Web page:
The past few days have been a bit distracting for Andrew Poppe.
Back when he was a student at the University of Colorado at Boulder, he was in charge of one of the seven New Horizons instruments that collect data from outer space. Now, as a research scientist at the University of California at Berkeley who’s no longer part of the mission, Poppe has found himself glued to the Internet, checking for updates on the spacecraft as it approached Pluto earlier this week.
“It’s certainly very exciting, but it’s weird to think 9½ years have already gone by,” Poppe said.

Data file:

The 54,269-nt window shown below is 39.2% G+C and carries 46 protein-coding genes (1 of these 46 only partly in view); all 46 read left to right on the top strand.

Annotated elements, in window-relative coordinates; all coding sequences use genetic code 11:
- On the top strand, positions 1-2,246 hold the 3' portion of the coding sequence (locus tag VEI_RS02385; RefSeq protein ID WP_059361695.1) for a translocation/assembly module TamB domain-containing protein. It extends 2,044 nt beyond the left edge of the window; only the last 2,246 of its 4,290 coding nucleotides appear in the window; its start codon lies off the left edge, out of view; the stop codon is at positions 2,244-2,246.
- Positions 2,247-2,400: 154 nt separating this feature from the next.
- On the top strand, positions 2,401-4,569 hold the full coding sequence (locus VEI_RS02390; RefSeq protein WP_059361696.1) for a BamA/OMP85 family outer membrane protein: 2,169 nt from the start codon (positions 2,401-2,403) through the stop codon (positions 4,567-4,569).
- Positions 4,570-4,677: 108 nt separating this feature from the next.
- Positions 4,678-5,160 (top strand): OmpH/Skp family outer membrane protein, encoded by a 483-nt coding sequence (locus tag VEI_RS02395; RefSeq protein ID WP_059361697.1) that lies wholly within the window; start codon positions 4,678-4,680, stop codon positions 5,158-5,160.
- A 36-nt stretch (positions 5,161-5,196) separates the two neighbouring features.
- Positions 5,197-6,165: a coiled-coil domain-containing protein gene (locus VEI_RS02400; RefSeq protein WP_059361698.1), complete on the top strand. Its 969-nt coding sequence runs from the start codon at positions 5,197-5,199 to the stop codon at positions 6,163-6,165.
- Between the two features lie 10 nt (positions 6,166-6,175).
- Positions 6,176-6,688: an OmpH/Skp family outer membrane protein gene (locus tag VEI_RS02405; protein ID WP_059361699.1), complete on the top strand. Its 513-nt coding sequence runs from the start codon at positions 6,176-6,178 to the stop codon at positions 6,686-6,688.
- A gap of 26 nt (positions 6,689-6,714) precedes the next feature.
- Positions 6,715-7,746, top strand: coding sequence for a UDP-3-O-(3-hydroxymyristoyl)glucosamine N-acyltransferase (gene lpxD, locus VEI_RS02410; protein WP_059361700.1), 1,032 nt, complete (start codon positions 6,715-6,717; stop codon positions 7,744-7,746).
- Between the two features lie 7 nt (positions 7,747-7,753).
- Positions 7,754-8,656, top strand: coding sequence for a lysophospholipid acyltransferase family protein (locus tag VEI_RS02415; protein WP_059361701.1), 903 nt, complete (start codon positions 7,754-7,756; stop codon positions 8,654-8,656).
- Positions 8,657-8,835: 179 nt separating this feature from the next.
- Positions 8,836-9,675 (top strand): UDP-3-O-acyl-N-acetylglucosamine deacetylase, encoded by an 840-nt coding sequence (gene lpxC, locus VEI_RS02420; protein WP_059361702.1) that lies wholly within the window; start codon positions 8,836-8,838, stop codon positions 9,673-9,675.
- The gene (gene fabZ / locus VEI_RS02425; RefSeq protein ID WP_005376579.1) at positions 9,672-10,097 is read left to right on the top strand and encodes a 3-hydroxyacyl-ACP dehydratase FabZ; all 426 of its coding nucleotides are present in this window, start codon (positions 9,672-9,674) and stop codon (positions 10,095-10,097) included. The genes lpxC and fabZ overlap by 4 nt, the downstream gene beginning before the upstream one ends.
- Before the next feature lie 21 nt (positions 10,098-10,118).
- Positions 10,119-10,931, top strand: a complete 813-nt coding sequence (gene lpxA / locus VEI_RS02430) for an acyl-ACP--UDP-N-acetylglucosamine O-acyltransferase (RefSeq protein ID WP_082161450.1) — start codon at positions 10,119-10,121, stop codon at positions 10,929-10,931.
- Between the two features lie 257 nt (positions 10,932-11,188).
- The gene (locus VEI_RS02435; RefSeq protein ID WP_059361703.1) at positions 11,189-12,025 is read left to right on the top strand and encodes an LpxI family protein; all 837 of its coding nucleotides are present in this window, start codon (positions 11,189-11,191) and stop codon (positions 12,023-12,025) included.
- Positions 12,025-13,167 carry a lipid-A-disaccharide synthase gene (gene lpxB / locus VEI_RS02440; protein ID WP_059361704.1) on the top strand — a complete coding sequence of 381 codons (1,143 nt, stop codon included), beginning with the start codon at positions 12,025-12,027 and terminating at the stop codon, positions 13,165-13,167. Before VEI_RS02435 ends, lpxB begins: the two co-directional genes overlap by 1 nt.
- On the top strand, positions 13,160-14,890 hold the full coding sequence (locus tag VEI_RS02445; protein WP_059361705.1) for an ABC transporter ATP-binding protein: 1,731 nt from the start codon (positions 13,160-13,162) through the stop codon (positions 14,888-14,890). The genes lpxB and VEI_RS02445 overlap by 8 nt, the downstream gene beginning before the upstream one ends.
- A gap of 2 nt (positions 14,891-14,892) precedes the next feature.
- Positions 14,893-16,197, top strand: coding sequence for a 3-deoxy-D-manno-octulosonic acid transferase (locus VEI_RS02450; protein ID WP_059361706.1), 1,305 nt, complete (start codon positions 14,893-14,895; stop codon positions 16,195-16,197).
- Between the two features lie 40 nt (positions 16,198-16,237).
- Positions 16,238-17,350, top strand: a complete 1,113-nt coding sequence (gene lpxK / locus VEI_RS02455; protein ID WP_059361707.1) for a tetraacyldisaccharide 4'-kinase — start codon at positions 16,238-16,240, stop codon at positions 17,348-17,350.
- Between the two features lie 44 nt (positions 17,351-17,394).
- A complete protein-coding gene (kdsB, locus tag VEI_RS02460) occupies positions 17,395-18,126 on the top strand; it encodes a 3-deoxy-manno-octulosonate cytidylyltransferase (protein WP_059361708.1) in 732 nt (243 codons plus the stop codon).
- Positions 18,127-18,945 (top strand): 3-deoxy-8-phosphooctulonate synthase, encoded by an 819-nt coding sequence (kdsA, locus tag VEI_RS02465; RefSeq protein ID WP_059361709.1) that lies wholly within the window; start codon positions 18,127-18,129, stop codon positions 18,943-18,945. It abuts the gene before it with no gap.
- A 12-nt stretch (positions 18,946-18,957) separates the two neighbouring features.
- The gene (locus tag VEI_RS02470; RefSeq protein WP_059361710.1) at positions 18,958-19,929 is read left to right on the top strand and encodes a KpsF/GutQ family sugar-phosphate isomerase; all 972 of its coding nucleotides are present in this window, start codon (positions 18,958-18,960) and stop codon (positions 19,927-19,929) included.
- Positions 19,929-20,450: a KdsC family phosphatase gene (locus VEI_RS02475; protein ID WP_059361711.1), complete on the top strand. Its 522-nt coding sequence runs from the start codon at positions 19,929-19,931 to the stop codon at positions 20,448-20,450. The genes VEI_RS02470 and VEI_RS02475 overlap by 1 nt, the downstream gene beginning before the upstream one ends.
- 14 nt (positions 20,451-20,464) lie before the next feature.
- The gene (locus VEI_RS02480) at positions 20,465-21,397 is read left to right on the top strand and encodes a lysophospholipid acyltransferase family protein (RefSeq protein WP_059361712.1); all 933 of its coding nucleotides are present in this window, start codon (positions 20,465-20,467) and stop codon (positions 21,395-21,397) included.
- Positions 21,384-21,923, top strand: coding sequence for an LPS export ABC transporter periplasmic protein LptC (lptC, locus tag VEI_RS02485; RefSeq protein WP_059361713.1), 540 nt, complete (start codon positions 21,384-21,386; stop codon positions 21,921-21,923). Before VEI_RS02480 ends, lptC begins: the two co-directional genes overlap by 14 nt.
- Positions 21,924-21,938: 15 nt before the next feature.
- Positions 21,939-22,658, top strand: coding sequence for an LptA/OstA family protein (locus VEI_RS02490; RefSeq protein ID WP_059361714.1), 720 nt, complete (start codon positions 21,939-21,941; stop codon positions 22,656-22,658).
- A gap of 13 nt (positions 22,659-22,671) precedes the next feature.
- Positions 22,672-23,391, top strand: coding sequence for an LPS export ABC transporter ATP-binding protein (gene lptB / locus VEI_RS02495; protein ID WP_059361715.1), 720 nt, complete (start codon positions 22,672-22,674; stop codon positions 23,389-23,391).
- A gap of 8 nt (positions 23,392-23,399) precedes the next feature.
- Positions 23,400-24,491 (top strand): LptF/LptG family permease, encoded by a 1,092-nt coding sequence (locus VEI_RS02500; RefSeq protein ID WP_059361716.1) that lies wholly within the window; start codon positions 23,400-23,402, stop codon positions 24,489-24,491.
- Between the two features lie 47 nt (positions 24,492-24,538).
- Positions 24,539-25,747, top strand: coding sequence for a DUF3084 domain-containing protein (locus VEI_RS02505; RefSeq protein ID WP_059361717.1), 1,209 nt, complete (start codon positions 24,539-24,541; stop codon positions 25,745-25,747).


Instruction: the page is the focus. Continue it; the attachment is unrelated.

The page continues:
His work on the historical mission was, in essence, a school project. He spent five years working with the instrument, called the student dust counter — the first student-made instrument ever attached to a planetary probe.
As a student, he got used to always being the youngest person in the room. And when he graduated in 2011, he handed off his duties to the current instrument operator, Jamey Szalay.
“I’m thrilled to be a part of it,” said Szalay, who had the chance to go to the Johns Hopkins Applied Physics Lab to witness the mission’s flyby. “It’s a lot of responsibility, but it’s great to be in the drivers seat.”
Operating the student dust counter means keeping track of any grain of space dust that comes in contact with the instrument during the four billion-mile journey to the unexplored dwarf planet and beyond.
The Washington Post complete story.